(AP/The Huffington Post) MANCHESTER, N.H. — Sarah Palin says the Tea Party needs to play a larger role in the 2012 presidential race.
Speaking to Tea Party activists Monday afternoon, the former Alaska governor said she wants conservatives to put aside internal squabbles and unite against President Obama.
Palin's visit -- her second to the Granite State in three months -- stoked supporters' hopes she will enter the presidential race. But she says she still hasn't made up her mind.
"They talk about the spending problem and yet Obama keeps spending more," the former governor said during a speech in the key primary state, Amherst Patch reports. "Enough is enough!"
She said cynics will keep mocking the Tea Party, but they can't let that get in their way.
"History is on the side of bold and courageous reform, and this movement is reform," Palin said.
"Now is the time to grow this movement," she added. "We need to understand that there are more independent Americans who want to be heard."
Politico reports that Palin issued a warning to Tea Party supporters on the issue of division and "media-incited internal quarrels." She explained, "We simply don’t have time to be bogged down in internal conflicts and friendly-fire conflicts."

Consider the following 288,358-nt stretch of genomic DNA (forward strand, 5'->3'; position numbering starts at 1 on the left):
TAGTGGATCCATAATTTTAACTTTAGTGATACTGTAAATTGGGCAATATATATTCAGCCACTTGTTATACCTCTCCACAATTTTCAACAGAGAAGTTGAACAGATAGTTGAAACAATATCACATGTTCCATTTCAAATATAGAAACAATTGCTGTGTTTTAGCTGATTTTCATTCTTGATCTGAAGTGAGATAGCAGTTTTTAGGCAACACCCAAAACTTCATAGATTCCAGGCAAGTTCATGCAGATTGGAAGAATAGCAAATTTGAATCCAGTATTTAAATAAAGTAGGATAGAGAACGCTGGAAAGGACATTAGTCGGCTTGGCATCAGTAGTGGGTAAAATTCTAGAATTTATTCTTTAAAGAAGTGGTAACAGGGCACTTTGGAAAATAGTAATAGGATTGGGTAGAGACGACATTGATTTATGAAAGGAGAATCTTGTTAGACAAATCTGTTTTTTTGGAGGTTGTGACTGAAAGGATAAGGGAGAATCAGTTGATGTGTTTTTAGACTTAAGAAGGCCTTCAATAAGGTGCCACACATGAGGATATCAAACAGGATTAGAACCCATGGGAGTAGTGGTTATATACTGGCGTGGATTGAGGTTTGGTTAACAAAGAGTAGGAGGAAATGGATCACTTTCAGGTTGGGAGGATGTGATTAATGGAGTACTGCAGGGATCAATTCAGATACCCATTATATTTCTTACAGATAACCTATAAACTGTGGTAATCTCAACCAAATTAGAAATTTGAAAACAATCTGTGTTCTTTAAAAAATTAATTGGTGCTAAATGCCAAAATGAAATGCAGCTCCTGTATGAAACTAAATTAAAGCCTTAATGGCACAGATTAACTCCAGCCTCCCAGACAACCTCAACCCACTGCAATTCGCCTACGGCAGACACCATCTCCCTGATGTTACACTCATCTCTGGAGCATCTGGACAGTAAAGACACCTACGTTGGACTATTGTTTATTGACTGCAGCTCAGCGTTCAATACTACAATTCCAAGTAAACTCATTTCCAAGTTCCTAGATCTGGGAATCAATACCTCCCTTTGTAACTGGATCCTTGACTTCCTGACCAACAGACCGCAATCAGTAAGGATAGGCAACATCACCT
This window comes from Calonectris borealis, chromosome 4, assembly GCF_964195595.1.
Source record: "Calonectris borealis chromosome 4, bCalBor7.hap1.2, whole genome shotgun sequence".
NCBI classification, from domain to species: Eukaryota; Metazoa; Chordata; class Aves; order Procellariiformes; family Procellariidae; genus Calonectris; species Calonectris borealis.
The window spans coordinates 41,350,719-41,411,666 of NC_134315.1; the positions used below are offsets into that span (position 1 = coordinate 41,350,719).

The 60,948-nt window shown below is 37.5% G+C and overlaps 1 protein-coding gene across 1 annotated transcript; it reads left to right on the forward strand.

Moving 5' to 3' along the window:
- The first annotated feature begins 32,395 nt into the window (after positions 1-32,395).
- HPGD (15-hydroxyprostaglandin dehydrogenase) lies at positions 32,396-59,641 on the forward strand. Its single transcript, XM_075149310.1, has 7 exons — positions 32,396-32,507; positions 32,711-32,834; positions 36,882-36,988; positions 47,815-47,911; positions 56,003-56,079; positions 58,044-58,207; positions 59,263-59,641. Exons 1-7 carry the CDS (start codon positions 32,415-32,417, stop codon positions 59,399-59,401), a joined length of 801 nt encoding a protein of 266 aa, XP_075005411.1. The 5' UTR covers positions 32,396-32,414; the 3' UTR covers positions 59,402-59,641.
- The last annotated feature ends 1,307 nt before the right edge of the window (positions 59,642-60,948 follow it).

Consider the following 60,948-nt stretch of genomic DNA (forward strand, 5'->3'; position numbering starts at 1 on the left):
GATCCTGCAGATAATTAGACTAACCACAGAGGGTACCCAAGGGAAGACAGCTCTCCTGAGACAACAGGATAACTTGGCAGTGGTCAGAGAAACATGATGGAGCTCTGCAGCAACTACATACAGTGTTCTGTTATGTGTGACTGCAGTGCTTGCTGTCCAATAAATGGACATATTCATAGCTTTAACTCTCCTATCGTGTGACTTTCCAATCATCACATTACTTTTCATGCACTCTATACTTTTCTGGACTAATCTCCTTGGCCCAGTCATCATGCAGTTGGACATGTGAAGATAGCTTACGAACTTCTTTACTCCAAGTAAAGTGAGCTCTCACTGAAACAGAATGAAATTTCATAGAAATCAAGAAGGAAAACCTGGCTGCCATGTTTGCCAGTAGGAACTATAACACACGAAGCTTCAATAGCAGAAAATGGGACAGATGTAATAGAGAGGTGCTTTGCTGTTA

Palin spoke to hundreds of conservative activists -- many of them from out of state -- gathered in New Hampshire's largest city for a Tea Party Express rally.
"At this late stage, there's been so little infrastructure work for a potential candidacy, I think this is simply Sarah Palin wanting to be part of the process and to help shape the debate for the presidential campaign," said Michael Dennehy, who led Sen. John McCain's presidential campaign four years ago, but is uncommitted this year. "At some point immediately -- meaning the next week or two -- she's going to hurt herself badly if she does not announce that she's not going to run for president."
The head of prominent Granite State conservative think says there is a growing sense of indifference among local conservatives.
"If she had done it right she could be popular here," said Kevin Smith, executive director of Cornerstone. "But I don't feel a lot of energy or enthusiasm here about a Palin run. Voters here in this state, who frankly have been taking this primary seriously since the beginning of the year, are indifferent."
That said, she drew hundreds of supporters to Monday afternoon's rally. And she was interrupted once with chants of, "Run, Sarah, run."
"I appreciate your encouragement, I do," she said, offering no more insight into her presidential ambitions.